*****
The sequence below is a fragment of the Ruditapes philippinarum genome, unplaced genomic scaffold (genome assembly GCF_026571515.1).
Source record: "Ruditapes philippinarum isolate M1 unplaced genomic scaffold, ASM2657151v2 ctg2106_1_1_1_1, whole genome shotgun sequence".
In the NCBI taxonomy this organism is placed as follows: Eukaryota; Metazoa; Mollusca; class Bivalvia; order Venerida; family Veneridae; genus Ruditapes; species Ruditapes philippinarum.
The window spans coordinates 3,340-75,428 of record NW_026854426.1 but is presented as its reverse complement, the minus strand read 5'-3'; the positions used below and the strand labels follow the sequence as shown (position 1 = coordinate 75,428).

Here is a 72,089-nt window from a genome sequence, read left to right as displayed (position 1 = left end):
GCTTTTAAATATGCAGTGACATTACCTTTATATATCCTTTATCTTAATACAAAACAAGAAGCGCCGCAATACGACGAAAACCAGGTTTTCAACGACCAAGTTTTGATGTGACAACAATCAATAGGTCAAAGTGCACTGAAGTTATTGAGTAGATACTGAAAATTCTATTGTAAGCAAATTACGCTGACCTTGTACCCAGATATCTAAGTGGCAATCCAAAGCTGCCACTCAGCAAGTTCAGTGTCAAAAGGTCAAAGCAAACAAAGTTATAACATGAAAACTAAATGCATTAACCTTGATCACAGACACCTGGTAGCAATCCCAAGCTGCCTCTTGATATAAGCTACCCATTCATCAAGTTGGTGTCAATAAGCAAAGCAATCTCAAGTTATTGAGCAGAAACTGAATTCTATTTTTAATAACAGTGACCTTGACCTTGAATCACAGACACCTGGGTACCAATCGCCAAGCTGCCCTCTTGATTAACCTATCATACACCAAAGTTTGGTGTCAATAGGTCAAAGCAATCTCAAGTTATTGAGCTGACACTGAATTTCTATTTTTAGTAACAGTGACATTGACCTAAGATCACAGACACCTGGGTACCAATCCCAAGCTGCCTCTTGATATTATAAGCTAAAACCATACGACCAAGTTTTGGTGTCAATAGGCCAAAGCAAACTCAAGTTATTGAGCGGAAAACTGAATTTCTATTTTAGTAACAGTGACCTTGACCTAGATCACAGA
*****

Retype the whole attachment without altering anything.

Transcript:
The sequence below is a fragment of the Ruditapes philippinarum genome, unplaced genomic scaffold (genome assembly GCF_026571515.1).
Source record: "Ruditapes philippinarum isolate M1 unplaced genomic scaffold, ASM2657151v2 ctg2106_1_1_1_1, whole genome shotgun sequence".
In the NCBI taxonomy this organism is placed as follows: Eukaryota; Metazoa; Mollusca; class Bivalvia; order Venerida; family Veneridae; genus Ruditapes; species Ruditapes philippinarum.
The window spans coordinates 3,340-75,428 of record NW_026854426.1 but is presented as its reverse complement, the minus strand read 5'-3'; the positions used below and the strand labels follow the sequence as shown (position 1 = coordinate 75,428).

Here is a 72,089-nt window from a genome sequence, read left to right as displayed (position 1 = left end):
GCTTTTAAATATGCAGTGACATTACCTTTATATATCCTTTATCTTAATACAAAACAAGAAGCGCCGCAATACGACGAAAACCAGGTTTTCAACGACCAAGTTTTGATGTGACAACAATCAATAGGTCAAAGTGCACTGAAGTTATTGAGTAGATACTGAAAATTCTATTGTAAGCAAATTACGCTGACCTTGTACCCAGATATCTAAGTGGCAATCCAAAGCTGCCACTCAGCAAGTTCAGTGTCAAAAGGTCAAAGCAAACAAAGTTATAACATGAAAACTAAATGCATTAACCTTGATCACAGACACCTGGTAGCAATCCCAAGCTGCCTCTTGATATAAGCTACCCATTCATCAAGTTGGTGTCAATAAGCAAAGCAATCTCAAGTTATTGAGCAGAAACTGAATTCTATTTTTAATAACAGTGACCTTGACCTTGAATCACAGACACCTGGGTACCAATCGCCAAGCTGCCCTCTTGATTAACCTATCATACACCAAAGTTTGGTGTCAATAGGTCAAAGCAATCTCAAGTTATTGAGCTGACACTGAATTTCTATTTTTAGTAACAGTGACATTGACCTAAGATCACAGACACCTGGGTACCAATCCCAAGCTGCCTCTTGATATTATAAGCTAAAACCATACGACCAAGTTTTGGTGTCAATAGGCCAAAGCAAACTCAAGTTATTGAGCGGAAAACTGAATTTCTATTTTAGTAACAGTGACCTTGACCTAGATCACAGA